3.09.2010

Just Stop It

Over the past several weeks, more and more people who thought they'd never find themselves homeless or very near it have come to see if there is anything I can do at all to help stave off their fall to the street.  

It's been a grueling time, both for them and for me.  I'm not complaining nor whining here, just providing anecdotal views on the current state of our economy and let me tell you folks, it sucks, and it ain't getting much better as we oh so slowly head toward "recovery," whatever that means.

Do I tell you about the couple who live in the country and are facing foreclosure next week after the husband lost his job after 22 years?  Wife is dying of cancer and the medical bills are hurrying her death quicker than the cancer itself.  

Or do I tell you about the couple with five kids living in their van after being chased from New Orleans - again - by forces of nature; the first time it was Katrina, the second time it was black mold caused by the first disaster.

Or how bout I talk a moment about the man who works every night as a security guard and comes home to his Jeep Cherokee?  He's been living in his car since he lost his job last summer and can't get enough ahead to get out of the vehicle and into an apartment.  

Even though I spent the majority of my life dirt poor, I didn't realize there were thousands, hundreds of thousands, of people living hand to mouth just like me.  I never knew just how bad it is for such a huge number of people.  

And these aren't your "typical" homeless, if there is such a thing; I think a more fitting label would be the "working poor."  But in years past, the working poor were usually able to afford a place to live, even if it wasn't the Ritz.
Today however, it appears that those who fall within the classification "working poor" and who have a place to live are both extremely fortunate and dwindling in number.  For an ever-larger number, being a member of this group means being homeless.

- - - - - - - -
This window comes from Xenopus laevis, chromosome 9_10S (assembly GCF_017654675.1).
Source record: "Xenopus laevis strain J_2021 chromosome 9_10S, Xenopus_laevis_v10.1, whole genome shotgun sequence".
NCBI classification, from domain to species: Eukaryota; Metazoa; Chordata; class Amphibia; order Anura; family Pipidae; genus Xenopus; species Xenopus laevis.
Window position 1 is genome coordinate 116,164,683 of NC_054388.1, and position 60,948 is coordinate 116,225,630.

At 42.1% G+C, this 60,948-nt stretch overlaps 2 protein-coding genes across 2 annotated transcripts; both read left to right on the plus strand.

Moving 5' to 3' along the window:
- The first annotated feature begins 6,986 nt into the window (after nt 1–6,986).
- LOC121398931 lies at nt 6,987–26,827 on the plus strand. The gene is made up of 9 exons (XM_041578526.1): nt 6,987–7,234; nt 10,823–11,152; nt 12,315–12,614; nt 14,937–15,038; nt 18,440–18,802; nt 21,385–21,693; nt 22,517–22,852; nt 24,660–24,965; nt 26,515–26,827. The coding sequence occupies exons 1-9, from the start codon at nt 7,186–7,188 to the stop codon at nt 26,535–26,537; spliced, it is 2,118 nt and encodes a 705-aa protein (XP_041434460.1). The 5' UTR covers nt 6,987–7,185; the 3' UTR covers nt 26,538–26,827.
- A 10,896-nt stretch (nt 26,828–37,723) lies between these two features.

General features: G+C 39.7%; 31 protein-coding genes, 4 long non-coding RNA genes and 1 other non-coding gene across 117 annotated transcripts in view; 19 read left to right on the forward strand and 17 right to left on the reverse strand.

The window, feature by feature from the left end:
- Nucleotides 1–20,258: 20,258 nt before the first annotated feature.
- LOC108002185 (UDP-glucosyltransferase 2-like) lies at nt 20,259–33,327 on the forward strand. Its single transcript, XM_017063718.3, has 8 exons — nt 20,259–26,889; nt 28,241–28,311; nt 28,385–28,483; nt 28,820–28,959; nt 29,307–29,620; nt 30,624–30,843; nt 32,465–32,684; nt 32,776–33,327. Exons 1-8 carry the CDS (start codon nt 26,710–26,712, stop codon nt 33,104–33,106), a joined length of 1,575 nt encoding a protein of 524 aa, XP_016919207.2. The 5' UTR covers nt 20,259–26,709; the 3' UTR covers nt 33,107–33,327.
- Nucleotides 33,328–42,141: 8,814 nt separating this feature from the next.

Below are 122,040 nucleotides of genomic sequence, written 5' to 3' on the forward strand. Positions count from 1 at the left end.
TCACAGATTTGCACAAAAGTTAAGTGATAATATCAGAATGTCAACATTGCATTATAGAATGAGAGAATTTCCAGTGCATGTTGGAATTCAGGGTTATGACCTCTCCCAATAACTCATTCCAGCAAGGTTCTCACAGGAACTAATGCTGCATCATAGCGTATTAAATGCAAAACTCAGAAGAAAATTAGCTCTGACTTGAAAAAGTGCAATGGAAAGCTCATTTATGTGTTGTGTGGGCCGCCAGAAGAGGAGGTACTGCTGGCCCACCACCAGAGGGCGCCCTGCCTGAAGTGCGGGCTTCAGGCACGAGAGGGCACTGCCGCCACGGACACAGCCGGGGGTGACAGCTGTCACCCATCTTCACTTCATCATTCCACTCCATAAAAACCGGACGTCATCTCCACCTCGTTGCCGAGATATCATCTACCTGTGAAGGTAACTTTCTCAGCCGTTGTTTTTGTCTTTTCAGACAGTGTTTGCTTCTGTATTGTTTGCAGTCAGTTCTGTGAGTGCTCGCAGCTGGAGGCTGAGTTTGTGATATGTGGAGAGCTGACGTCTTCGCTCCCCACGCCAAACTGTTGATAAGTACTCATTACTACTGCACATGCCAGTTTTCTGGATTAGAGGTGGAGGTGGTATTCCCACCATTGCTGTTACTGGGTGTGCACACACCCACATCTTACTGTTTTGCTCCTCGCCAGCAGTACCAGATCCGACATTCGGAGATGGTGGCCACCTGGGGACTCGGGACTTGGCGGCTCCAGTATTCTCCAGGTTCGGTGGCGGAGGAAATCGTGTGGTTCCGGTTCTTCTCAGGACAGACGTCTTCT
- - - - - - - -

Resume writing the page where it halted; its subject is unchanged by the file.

And increasingly, folks who come to see me are grumbling.  They are angry.  They are frustrated.

They can't understand how it is that the "leaders" of our country are able to throw billions of dollars around outside the walls of the homeland with barely a comment, yet obstruct, yell, curse and stamp their feet when we ask them to share some of the wealth here at home.

They're confused as to how it is that those they choose to lead us out of the mess previous "leaders" got us into - on both sides of the aisles, folks - continually seem to forget us as soon as they hang the drapes in their new office.

They're mad that the welfare system they've been told for years has been extravagant turns out to be a bold-faced lie.

They're shell-shocked when they discover that, unless they're considered "chronically homeless"....hold it, let me give you the official definition, since this is what they're held to: (1) an unaccompanied homeless individual with a disabling condition who has been continuously homeless for a year or more, OR (2) an unaccompanied individual with a disabling condition who has had at least four episodes of homelessness in the past three years." they've really got nothing coming in the way of resources or assistance.  

And they are beyond frustrated that they cannot find a job with pay adequate enough to allow them to survive.  And I'm not talking here about luxury living, or even middle class stability.  Just enough to pay all the bills each month, have food every day and be able to fill the gas tank or purchase a 31-day bus pass to get back and forth to work.

When some people find themselves in these predicaments, they begin acting in ways many of us find offensive and/or disturbing.  Scapegoating, suicides, domestic violence, alcoholism and/or drug abuse, mental illness, crimes of desperation, all end up on the table of human response possibilities. 


And it's a vicious cycle; money from the state and federal coffers that could be used to increase wages, improve training, and/or provide housing subsidies to assist end up being funneled to law enforcement, mental health and emergency services, since the demand for these services all seems to increase as a result.


I'm not really going anywhere with this post, I guess I'm just venting my own frustration that I'm unable to grab someone who can help change things by the arm, look em in the eye, and use the psychology technique perfected by Bob Newhart......



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